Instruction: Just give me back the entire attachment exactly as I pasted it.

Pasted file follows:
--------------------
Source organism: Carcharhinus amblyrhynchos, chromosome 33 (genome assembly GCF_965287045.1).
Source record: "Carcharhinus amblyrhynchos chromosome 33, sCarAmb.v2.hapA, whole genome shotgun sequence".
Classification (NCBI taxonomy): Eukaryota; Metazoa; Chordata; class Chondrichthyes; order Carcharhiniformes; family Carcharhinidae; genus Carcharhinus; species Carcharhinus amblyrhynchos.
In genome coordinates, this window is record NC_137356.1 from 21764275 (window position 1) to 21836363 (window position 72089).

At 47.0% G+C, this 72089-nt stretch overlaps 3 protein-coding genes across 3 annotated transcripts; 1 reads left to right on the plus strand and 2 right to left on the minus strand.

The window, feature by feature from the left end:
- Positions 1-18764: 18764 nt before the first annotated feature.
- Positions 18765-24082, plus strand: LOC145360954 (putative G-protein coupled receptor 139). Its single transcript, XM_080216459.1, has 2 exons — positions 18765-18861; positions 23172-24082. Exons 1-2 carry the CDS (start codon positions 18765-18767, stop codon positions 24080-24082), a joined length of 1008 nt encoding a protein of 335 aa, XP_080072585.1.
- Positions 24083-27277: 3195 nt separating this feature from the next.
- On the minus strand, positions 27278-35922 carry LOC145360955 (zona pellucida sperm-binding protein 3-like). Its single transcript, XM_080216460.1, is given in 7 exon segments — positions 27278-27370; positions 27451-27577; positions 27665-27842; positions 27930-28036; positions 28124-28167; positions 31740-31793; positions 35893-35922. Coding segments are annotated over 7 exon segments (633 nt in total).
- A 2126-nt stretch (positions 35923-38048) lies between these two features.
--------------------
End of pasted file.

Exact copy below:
Source organism: Carcharhinus amblyrhynchos, chromosome 33 (genome assembly GCF_965287045.1).
Source record: "Carcharhinus amblyrhynchos chromosome 33, sCarAmb.v2.hapA, whole genome shotgun sequence".
Classification (NCBI taxonomy): Eukaryota; Metazoa; Chordata; class Chondrichthyes; order Carcharhiniformes; family Carcharhinidae; genus Carcharhinus; species Carcharhinus amblyrhynchos.
In genome coordinates, this window is record NC_137356.1 from 21764275 (window position 1) to 21836363 (window position 72089).

At 47.0% G+C, this 72089-nt stretch overlaps 3 protein-coding genes across 3 annotated transcripts; 1 reads left to right on the plus strand and 2 right to left on the minus strand.

The window, feature by feature from the left end:
- Positions 1-18764: 18764 nt before the first annotated feature.
- Positions 18765-24082, plus strand: LOC145360954 (putative G-protein coupled receptor 139). Its single transcript, XM_080216459.1, has 2 exons — positions 18765-18861; positions 23172-24082. Exons 1-2 carry the CDS (start codon positions 18765-18767, stop codon positions 24080-24082), a joined length of 1008 nt encoding a protein of 335 aa, XP_080072585.1.
- Positions 24083-27277: 3195 nt separating this feature from the next.
- On the minus strand, positions 27278-35922 carry LOC145360955 (zona pellucida sperm-binding protein 3-like). Its single transcript, XM_080216460.1, is given in 7 exon segments — positions 27278-27370; positions 27451-27577; positions 27665-27842; positions 27930-28036; positions 28124-28167; positions 31740-31793; positions 35893-35922. Coding segments are annotated over 7 exon segments (633 nt in total).
- A 2126-nt stretch (positions 35923-38048) lies between these two features.